Gifts for those who don’t need them
Words by Ashley Locke
We all know someone who’s hard to shop for—not because he’s picky, but because he really doesn’t need anything. And maybe he doesn’t really want anything either! He’s happily content, living his life just the way he is. But that doesn’t mean you want to leave him out of the holiday gift giving!
For years now, we’ve written about incredible philanthropists and organizations that inspire us—people who have made it their mission in life to help people. This year, instead of hunting for the elusive, perfect thing, make the thought really count with a donation instead. You can make an impact that lasts far beyond the holidays.
For the person who knows all her neighbors
Better Block is a Dallas-based organization with a singular goal in mind—rebuilding communities across the country. They do that through reimagining underutilized public spaces, bringing bike lanes, beer gardens, pop-ups, and retailers to once empty lots—all with the input of the local community. Put simply, they create spaces where people want to hang out, resulting in vibrant communities.
For the person who shops at his local farmers market
The Mississippi Farm to School Network connects the state’s school districts to local farmers in the area, bringing fresh produce right into the cafeteria. They also take the extra step of going into food deserts to teach school children how to plant and grow their own garden, as well as how to prepare the food they grow.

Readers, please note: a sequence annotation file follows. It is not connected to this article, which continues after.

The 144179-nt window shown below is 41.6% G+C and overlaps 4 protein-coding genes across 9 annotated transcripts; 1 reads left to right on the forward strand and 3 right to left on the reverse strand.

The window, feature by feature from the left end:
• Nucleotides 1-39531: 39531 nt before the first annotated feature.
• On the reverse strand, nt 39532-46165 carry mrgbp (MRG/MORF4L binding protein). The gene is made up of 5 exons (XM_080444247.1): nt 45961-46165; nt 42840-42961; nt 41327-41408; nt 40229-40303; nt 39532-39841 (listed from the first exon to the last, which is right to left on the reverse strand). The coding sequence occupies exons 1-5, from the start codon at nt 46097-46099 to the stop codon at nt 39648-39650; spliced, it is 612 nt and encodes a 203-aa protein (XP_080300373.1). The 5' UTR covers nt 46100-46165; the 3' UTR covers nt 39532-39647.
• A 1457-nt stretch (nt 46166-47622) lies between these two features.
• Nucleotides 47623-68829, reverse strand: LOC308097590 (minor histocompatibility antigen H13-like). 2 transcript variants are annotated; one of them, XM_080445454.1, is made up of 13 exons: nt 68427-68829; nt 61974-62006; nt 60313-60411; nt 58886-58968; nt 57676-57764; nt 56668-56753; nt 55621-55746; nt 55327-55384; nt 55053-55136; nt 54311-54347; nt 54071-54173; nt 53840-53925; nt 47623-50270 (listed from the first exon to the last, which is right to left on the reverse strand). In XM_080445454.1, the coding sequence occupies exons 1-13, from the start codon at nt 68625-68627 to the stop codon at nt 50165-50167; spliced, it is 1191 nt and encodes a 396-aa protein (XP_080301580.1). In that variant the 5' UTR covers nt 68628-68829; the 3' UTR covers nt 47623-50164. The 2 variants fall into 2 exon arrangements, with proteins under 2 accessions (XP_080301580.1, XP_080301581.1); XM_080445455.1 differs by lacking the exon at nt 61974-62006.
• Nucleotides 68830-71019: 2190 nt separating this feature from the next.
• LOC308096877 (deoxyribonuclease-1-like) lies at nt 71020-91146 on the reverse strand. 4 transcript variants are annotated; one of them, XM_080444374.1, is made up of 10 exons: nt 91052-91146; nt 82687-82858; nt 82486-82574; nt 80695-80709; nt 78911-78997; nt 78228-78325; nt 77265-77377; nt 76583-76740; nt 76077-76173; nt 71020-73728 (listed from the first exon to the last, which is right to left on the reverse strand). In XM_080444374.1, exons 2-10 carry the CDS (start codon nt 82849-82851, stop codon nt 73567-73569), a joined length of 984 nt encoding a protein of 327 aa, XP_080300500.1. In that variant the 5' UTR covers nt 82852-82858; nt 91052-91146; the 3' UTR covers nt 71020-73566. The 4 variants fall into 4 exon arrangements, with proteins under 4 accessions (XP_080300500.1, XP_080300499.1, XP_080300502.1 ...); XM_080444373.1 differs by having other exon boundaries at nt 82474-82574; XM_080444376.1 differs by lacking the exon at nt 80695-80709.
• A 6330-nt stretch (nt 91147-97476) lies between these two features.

For the person who’s obsessed with HGTV
Build Urban Prosperity is the country’s first—and only—workforce development program in which students acquire an education that’s career-focused, while at the same time they get hands-on experience through work paid apprenticeships rebuilding homes in their communities. The goal is for the student to graduate high school with a diploma and an associate’s degree.
For the person who doesn’t miss a self-care Sunday
ShowerUp knows that the clean feeling you get when you’re fresh out of the shower is one of life’s little pleasures—but they also know that for too many, a shower is a luxury. They created mobile shower units to bring showers and personal care to those who need them most—the homeless community.
For the person who will find any excuse to host
The Dinner Party knows what it’s like to lose someone, and they aren’t afraid to talk about it—and that is the point. It can be hard to share grief with someone who hasn’t had the same experience. The Dinner Party connects people of all ages who have suffered the loss of a loved one, and sets them up to eat—and grieve—together.